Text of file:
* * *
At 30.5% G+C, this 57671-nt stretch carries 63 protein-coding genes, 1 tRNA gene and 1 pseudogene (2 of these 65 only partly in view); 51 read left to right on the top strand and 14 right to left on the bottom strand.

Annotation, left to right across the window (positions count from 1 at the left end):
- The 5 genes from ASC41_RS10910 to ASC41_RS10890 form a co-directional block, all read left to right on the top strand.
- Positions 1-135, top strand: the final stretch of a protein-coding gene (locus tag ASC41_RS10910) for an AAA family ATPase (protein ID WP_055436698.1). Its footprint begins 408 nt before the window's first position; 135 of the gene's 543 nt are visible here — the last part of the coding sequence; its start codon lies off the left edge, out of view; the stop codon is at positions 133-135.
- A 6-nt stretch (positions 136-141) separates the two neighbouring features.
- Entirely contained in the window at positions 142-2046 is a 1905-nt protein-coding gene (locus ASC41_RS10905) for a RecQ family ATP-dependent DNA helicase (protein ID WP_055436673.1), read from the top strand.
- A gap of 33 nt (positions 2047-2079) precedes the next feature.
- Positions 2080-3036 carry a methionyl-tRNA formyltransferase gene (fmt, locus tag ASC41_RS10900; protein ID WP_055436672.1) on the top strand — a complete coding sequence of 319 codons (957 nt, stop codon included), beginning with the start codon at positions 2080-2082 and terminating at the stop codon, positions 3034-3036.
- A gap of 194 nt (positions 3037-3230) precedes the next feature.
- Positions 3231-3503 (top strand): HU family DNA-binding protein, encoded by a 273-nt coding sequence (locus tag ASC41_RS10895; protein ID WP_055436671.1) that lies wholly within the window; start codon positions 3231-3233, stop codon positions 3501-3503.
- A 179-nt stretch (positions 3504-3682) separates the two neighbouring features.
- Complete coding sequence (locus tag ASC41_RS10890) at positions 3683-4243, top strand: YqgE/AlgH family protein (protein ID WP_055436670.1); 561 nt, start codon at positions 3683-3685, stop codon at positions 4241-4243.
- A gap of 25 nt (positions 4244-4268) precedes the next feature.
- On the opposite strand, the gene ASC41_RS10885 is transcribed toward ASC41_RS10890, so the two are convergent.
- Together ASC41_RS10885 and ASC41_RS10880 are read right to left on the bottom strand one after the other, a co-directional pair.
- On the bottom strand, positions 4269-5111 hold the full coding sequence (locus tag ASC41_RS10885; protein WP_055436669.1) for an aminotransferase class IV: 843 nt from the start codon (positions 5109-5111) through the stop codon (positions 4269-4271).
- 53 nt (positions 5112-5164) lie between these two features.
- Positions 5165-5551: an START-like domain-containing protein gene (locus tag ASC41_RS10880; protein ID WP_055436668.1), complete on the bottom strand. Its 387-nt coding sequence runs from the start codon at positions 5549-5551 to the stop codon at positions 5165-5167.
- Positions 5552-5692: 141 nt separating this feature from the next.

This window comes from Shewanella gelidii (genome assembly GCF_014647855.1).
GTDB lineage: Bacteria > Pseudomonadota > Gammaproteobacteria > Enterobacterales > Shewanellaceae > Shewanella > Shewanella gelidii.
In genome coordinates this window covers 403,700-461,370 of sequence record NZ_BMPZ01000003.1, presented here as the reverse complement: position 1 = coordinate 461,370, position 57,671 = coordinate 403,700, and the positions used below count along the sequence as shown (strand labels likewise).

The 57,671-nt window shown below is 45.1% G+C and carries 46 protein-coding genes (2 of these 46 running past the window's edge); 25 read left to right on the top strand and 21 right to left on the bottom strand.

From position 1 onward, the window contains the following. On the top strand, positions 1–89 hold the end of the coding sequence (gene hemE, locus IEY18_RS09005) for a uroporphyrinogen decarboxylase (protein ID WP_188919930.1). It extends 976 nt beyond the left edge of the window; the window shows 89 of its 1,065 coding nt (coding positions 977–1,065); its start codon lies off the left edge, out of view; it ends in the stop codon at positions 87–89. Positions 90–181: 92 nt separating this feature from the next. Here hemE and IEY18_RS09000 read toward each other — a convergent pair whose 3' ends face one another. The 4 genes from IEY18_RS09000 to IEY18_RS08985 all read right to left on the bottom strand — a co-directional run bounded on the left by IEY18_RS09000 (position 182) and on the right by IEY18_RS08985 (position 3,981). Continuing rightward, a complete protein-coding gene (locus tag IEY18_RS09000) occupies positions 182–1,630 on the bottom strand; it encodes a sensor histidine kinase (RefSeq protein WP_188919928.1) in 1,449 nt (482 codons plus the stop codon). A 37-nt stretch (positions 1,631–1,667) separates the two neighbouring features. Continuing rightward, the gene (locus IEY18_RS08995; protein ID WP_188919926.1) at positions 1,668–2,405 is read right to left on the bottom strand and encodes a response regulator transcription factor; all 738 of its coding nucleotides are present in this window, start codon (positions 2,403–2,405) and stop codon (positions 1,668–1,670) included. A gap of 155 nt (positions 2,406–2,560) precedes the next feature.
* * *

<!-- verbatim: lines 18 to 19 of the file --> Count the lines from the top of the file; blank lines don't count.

- Positions 5165-5551: an START-like domain-containing protein gene (locus tag ASC41_RS10880; protein ID WP_055436668.1), complete on the bottom strand. Its 387-nt coding sequence runs from the start codon at positions 5549-5551 to the stop codon at positions 5165-5167.
- Positions 5552-5692: 141 nt separating this feature from the next.